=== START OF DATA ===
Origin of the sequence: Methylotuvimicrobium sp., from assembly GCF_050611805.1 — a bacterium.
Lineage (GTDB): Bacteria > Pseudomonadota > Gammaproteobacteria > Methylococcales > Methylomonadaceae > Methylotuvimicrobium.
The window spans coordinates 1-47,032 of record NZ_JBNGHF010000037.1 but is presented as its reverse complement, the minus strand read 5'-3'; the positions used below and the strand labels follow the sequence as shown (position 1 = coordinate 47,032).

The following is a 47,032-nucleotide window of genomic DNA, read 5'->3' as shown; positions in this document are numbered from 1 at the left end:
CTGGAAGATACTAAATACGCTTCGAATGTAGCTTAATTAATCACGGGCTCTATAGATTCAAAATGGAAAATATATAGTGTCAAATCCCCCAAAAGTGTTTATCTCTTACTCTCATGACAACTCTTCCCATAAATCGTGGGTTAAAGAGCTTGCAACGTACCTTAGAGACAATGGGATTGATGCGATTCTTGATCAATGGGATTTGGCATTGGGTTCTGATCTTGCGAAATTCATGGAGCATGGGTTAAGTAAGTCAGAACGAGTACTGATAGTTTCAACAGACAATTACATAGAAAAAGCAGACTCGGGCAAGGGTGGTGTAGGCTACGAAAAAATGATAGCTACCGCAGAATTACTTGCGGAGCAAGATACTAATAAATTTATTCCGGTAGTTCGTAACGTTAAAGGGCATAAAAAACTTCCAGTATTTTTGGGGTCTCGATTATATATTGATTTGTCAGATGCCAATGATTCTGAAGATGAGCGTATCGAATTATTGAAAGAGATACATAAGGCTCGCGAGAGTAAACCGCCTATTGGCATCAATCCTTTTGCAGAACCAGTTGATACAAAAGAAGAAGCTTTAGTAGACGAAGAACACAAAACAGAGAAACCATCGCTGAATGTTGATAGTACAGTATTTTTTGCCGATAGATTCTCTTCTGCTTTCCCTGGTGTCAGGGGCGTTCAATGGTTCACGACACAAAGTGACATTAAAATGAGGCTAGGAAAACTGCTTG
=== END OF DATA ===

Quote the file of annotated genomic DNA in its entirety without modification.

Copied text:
Origin of the sequence: Methylotuvimicrobium sp., from assembly GCF_050611805.1 — a bacterium.
Lineage (GTDB): Bacteria > Pseudomonadota > Gammaproteobacteria > Methylococcales > Methylomonadaceae > Methylotuvimicrobium.
The window spans coordinates 1-47,032 of record NZ_JBNGHF010000037.1 but is presented as its reverse complement, the minus strand read 5'-3'; the positions used below and the strand labels follow the sequence as shown (position 1 = coordinate 47,032).

The following is a 47,032-nucleotide window of genomic DNA, read 5'->3' as shown; positions in this document are numbered from 1 at the left end:
CTGGAAGATACTAAATACGCTTCGAATGTAGCTTAATTAATCACGGGCTCTATAGATTCAAAATGGAAAATATATAGTGTCAAATCCCCCAAAAGTGTTTATCTCTTACTCTCATGACAACTCTTCCCATAAATCGTGGGTTAAAGAGCTTGCAACGTACCTTAGAGACAATGGGATTGATGCGATTCTTGATCAATGGGATTTGGCATTGGGTTCTGATCTTGCGAAATTCATGGAGCATGGGTTAAGTAAGTCAGAACGAGTACTGATAGTTTCAACAGACAATTACATAGAAAAAGCAGACTCGGGCAAGGGTGGTGTAGGCTACGAAAAAATGATAGCTACCGCAGAATTACTTGCGGAGCAAGATACTAATAAATTTATTCCGGTAGTTCGTAACGTTAAAGGGCATAAAAAACTTCCAGTATTTTTGGGGTCTCGATTATATATTGATTTGTCAGATGCCAATGATTCTGAAGATGAGCGTATCGAATTATTGAAAGAGATACATAAGGCTCGCGAGAGTAAACCGCCTATTGGCATCAATCCTTTTGCAGAACCAGTTGATACAAAAGAAGAAGCTTTAGTAGACGAAGAACACAAAACAGAGAAACCATCGCTGAATGTTGATAGTACAGTATTTTTTGCCGATAGATTCTCTTCTGCTTTCCCTGGTGTCAGGGGCGTTCAATGGTTCACGACACAAAGTGACATTAAAATGAGGCTAGGAAAACTGCTTG